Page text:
In Vivo Assessment of Increased Oxidation of Branched-Chain Amino Acids in Glioblastoma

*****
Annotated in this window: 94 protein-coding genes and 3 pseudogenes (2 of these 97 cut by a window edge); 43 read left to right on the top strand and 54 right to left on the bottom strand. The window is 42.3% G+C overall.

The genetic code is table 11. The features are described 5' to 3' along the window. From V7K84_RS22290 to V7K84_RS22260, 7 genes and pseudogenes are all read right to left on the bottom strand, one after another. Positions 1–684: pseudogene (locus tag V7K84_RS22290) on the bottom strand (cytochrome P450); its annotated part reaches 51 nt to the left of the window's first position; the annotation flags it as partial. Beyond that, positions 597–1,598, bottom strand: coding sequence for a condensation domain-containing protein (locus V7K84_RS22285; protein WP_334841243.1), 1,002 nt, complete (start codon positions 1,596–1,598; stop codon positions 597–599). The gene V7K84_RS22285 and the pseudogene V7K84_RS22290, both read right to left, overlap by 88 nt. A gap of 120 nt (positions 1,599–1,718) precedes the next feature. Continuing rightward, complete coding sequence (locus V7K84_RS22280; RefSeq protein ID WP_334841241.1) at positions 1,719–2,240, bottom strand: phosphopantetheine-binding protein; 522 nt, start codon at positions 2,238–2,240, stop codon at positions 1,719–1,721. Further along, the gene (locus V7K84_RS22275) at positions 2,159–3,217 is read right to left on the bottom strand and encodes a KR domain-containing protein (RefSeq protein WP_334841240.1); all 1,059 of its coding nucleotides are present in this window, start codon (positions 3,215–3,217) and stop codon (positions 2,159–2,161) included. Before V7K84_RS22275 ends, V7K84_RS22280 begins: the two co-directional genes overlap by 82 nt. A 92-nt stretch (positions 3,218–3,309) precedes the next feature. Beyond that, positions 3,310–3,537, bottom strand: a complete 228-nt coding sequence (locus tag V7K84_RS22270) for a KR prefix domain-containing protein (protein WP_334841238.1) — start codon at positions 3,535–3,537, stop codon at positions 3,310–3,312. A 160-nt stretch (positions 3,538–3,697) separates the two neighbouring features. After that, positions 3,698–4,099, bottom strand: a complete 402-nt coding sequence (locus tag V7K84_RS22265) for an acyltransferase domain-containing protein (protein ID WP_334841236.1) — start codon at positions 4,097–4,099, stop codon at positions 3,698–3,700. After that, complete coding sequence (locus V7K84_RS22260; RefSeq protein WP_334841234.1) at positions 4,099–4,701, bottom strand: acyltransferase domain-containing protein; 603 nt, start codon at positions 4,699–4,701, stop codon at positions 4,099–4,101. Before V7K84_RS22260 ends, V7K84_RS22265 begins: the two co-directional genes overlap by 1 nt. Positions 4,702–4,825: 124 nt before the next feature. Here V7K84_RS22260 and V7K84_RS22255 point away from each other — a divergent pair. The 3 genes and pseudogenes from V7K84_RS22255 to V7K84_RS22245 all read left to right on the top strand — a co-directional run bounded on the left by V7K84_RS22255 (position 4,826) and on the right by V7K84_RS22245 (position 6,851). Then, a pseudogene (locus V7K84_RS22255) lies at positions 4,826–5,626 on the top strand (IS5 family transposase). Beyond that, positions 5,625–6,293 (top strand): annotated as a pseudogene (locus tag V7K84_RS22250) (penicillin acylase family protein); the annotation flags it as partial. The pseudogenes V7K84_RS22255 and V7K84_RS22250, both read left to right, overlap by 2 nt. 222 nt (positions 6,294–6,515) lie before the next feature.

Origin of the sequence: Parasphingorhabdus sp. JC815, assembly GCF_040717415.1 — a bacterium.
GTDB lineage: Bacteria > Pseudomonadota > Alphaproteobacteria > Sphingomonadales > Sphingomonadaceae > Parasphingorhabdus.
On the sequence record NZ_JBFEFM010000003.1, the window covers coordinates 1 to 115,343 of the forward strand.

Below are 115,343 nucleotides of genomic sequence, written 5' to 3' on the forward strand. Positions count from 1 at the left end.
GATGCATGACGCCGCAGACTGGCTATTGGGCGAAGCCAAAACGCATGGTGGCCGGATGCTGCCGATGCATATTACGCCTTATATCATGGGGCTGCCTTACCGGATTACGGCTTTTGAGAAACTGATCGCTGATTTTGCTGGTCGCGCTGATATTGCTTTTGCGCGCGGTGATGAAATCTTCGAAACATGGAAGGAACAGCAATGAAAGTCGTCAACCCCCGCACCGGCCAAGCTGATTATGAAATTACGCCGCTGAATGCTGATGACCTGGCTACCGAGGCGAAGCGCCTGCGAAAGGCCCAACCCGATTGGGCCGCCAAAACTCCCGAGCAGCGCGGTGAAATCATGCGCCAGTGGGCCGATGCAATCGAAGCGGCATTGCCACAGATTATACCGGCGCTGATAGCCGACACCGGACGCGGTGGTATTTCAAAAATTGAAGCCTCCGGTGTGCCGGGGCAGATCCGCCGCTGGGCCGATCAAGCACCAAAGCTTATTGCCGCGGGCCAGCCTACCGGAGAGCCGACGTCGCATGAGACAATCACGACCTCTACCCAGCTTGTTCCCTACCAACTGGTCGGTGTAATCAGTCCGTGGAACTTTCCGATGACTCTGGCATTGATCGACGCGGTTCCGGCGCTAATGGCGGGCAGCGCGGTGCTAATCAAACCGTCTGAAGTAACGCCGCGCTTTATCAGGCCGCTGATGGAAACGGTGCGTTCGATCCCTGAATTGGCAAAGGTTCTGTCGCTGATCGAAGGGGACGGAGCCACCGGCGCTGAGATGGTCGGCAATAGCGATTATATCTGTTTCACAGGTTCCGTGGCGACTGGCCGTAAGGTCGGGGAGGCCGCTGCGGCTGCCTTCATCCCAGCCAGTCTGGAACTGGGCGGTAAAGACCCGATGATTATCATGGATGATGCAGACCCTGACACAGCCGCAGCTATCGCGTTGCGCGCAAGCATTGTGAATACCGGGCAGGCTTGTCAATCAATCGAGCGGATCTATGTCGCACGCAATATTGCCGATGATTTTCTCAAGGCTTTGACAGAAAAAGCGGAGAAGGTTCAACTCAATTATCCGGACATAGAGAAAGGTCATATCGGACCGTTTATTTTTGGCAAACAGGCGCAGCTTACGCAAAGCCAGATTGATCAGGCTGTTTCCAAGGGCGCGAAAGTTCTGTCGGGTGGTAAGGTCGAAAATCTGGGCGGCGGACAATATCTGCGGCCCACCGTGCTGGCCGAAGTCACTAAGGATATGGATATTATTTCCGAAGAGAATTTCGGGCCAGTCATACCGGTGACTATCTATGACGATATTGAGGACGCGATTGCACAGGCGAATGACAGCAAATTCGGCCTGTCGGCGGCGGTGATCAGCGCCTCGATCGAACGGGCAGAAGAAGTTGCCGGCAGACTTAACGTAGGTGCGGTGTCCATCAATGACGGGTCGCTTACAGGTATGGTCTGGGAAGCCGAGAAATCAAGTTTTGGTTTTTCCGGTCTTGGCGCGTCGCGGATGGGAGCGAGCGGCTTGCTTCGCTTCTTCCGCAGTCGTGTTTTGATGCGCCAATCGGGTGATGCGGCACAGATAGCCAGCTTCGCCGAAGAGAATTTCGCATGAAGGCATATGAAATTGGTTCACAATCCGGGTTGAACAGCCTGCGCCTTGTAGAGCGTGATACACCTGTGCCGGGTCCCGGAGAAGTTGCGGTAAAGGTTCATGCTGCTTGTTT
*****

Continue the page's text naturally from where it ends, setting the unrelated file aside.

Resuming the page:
Altered branched-chain amino acids (BCAAs) metabolism is a distinctive feature of various cancers and plays an important role in sustaining tumor proliferation and aggressiveness. Despite the therapeutic and diagnostic potentials, the role of BCAA metabolism in cancer and the activities of associated enzymes remain unclear. Due to its pivotal role in BCAA metabolism and rapid cellular transport, hyperpolarized ¹³C-labeled α-ketoisocaproate (KIC), the α-keto acid corresponding to leucine, can assess both BCAA aminotransferase (BCAT) and branched-chain α-keto acid dehydrogenase complex (BCKDC) activities via production of [1-¹³C]leucine or ¹³CO₂ (and thus (H¹³CO₃-), respectively. Here, we investigated BCAA metabolism of F98 rat glioma model in vivo using hyperpolarized ¹³C-KIC. In tumor regions, we observed a decrease in ¹³C-leucine production from injected hyperpolarized ¹³C-KIC via BCAT compared to the contralateral normal-appearing brain, and an increase in H¹³CO₃-, a catabolic product of KIC through the mitochondrial BCKDC. A parallel ex vivo ¹³C NMR isotopomer analysis following steady-state infusion of [U-¹³C] leucine to glioma-bearing rats verified the increased oxidation of leucine in glioma tissue. Both the in vivo hyperpolarized KIC imaging and the leucine infusion study indicate that KIC catabolism is upregulated through BCAT/BCKDC and further oxidized via the citric acid cycle in F98 glioma.